Topiramate/sulfa-derivative medication can induce ocular adverse effects of bilateral acute myopia and angle-closure glaucoma secondary to choroidal effusions.[4],[5],[6],[7],[8] Ophthalmologist should be aware of this potential complication. The quick identification of sulfaderivative medication and subsequent discontinuation can expedite resolution of the angle closure. 1f the causative medication is not recognized, persistent high 1OP may result in permanent visual loss. Neurologist and psychiatrist prescribing topiramate for their patients should be alert to such side effects, and be advised immediate referral to ophthalmology service under clinical suspicion.

Conflicts of interest: The authors have no conflicts of interest relevant to this article.

  References Top

Medeiros FA, Zhang XY, Bernd AS, Weinreb RN. Angle-closure glaucoma associated with ciliary body detachment in patients using topiramate. Arch Ophthalmol. 2003;121:282–285.  Back to cited text no. 1
Banta JT, Hoffman K, Budenz DL, Ceballos E, Greenfield DS. Presumed topiramate-induced bilateral acute angle-closure glaucoma. Am J Ophthalmol. 2001;132:112–114.  Back to cited text no. 2
Senthil S, Garudadri C, Rao HB, Maheshwari R. Bilateral simultaneous acute angle closure caused by sulphonamide derivatives: a case series. Indian J Ophthalmol. 2010;58:248–252.  Back to cited text no. 3
Desai CM, Ramchandani SJ, Bhopale SG, Ramchandani SS. Acute myopia and angle closure caused by topiramate, a drug used for prophylaxis of migraine. Indian J Ophthalmol. 2006;54:195–197.  Back to cited text no. 4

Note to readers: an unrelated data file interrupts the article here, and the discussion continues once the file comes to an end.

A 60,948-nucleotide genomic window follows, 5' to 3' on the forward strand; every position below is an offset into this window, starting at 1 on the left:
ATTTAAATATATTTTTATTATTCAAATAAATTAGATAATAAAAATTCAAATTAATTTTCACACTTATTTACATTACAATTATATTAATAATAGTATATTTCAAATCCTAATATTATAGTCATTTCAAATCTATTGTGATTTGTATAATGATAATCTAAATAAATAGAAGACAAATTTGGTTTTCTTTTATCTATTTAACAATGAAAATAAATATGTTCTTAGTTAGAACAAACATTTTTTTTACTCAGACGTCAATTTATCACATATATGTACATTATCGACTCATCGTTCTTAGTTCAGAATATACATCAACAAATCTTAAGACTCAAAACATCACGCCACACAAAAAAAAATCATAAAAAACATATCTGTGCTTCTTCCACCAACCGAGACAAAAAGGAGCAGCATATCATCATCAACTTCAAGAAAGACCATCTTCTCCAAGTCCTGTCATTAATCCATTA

Lee GC, Tam CP, Danesh-Meyer HV, Myers JS, Katz LJ. Bilateral angle closure glaucoma induced by sulphonamide-derived medications. Clin Experiment Ophthalmol. 2007;35:55–58.  Back to cited text no. 5
Cereza G, Pedrós C, Garcia N, Laporte JR. Topiramate in non-approved indications and acute myopia or angle closure glaucoma. Br J Clin Pharmacol. 2005;60: 578–579.  Back to cited text no. 6
Thambi L, Kapcala LP, Chambers W, et al. Topiramate-associated secondary angle-closure glaucoma: a case series. Arch Ophthalmol. 2002;120:1108.  Back to cited text no. 7
Fraunfelder FW, Fraunfelder FT, Keates EU. Topiramate-associated acute, bilateral, secondary angle-closure glaucoma. Ophthalmology. 2004; 111: 109–111.  Back to cited text no. 8
Narayanaswamy AK, Antrolikar M, Vijaya L. Acetazolamide-induced glaucoma. Asian J Ophthalmol. 2007;9:213–215.  Back to cited text no. 9
Blain P, Paques M, Massin P, Erginay A, Santiago P, Gaudric A. Acute transient myopia induced by indapamide. Am J Ophthalmol. 2000;129:538–540.  Back to cited text no. 10


  [Figure 1], [Figure 2]


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1. Introduction
2. Case report